I've often written that you can't really appreciate America until you've lived away from her. Kind of a "you can't see the forest for the trees" kind of thing. You live in someone else's country and you quickly see how marvelous our great country is.
I missed being home during the 1976 American Bi-Centennial. I was stationed in Korea at the time. But Armed Forces Television kept us up to the date on the various doings throughout the year. I particularly remember a series of short subjects that NBC ran during the year. They were called "History Rocks" and they were meant to teach our children a bit of our history. (We could certainly use those little history lessons today.)
I remember having a rare weekend off as America celebrated her 200th birthday. So I took a bus from Kunsan Air Base, in the far south, all the way up to the capitol of Seoul. I took a room in the Hamilton Hotel, a rather run down military hotel in the heart of Seoul. Yongsan Air Base was nearby so I walked over to the base and had lunch in the enlisted club. On the way back to the hotel I stopped at many of the little street booths that lined the streets outside the base. Every Korean seemed to be selling little American flags, and paintings of George Washington, or the Washington D.C. skyline....no doubt appealing to G.I. homesickness and exploiting it for profit. But I also sensed a real joy the Koreans felt in sharing our American birthday. Many of those same street vendors had families who had fled south from their North Korean and Chinese invaders two decades past so they had a real appreciation that we were stationed in their country...enforcing a truce from a war that had never really been settled.
When I returned to my hotel room I turned on Armed Forces television and watched the Saturday night events that preceded the big day on Sunday. Being 13 hours ahead of New York City time, Armed Forces television had the luxury of time ...to record the events in Philadelphia and Boston and play them back for us serving overseas.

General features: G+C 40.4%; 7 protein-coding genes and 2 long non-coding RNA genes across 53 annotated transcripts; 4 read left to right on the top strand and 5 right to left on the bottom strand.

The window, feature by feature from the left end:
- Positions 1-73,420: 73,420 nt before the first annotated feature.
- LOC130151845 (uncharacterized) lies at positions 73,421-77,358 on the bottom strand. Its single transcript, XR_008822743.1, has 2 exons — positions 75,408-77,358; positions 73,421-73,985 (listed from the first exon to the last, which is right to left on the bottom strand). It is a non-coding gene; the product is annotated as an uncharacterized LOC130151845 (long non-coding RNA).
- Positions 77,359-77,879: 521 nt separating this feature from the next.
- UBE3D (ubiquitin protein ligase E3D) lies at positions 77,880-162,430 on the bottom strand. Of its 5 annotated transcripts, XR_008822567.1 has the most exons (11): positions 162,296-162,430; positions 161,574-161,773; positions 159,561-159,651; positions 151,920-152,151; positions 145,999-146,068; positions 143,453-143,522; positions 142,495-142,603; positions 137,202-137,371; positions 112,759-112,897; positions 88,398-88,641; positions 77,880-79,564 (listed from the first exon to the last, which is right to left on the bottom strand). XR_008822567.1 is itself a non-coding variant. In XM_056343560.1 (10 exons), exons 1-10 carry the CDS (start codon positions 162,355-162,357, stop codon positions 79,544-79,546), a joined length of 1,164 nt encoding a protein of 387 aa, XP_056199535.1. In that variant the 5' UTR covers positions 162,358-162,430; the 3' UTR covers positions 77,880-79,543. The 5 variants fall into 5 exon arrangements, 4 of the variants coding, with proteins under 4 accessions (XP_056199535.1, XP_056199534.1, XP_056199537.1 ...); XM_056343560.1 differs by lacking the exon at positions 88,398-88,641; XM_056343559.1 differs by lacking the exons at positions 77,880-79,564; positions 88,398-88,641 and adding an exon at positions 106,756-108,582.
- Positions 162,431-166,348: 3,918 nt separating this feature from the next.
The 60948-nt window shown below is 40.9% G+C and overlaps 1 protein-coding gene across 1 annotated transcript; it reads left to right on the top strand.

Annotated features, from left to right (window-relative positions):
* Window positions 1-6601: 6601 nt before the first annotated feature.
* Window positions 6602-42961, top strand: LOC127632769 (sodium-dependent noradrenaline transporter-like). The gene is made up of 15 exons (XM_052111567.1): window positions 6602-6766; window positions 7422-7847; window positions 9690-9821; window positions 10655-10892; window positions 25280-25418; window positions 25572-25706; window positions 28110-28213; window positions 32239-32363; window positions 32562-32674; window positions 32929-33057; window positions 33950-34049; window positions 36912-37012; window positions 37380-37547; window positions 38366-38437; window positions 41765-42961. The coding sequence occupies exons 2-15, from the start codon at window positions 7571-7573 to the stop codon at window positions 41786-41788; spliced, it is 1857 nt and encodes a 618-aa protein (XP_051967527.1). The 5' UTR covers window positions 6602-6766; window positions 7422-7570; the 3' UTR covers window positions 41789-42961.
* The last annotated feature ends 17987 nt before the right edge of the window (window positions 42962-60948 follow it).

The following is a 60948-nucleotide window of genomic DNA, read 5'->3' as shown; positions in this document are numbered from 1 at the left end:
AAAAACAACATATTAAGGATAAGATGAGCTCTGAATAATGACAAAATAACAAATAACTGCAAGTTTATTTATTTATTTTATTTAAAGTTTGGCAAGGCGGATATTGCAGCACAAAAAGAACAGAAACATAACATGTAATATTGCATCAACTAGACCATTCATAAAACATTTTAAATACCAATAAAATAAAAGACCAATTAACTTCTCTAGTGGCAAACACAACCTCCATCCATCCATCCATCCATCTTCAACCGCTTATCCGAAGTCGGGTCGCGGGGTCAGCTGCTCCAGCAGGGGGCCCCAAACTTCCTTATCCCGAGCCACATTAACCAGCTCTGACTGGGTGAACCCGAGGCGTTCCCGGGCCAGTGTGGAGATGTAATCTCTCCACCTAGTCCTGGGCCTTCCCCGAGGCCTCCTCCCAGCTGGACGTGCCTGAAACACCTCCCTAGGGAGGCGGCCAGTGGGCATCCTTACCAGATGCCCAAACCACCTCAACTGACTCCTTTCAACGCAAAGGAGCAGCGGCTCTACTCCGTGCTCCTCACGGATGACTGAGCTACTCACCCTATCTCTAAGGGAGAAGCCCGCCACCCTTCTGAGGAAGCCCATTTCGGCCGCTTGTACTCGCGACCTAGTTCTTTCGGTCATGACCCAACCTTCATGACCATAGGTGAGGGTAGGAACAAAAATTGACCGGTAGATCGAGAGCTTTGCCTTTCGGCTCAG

America back then was trying hard to heal herself; from Nixon's resignation, and from our withdrawal and the eventual fall of Vietnam. I guess the Bicentennial celebration was our way of saying, we're down now, but look how far we've come in 200 years....choosing to remember our triumphs instead of our defeats. And we seemed to need this celebration badly.
On Sunday evening I took a bus back down to Kunsan. As we travelled down that central corridor of the country I looked out on farmland, and on infant trees, planted to replace the thousands of trees the Japanese had cut down to fuel their war machine thirty years earlier, leaving the country bare and barren. I thought of how many Americans had died, at the Chosun Reservoir and elsewhere, to give these people breathing room....a chance to rebuild their nation. And I was so proud of my country...and I missed her dearly on this 4th of July.
The next morning I woke up early and went over to the chow hall for breakfast before I reported for duty. And as I sat and ate my SOS breakfast I joined with the other guys to watch the celebrations on Armed Forces television. As I watched the tall ships sail into New York harbor the chill bumps ran up my arms and I had never felt so proud of my country.
Perhaps the folks sitting harbor side there in New York were more joyful. Maybe their eyes danced in delight at the magnificent fireworks displays and maybe they heard "Stars and Stripes Forever" a little more clearly than I did. But I don't think they could have appreciated it nearly as much as I, as I sat there and missed and admired the country of my birth.
Happy 4h everyone.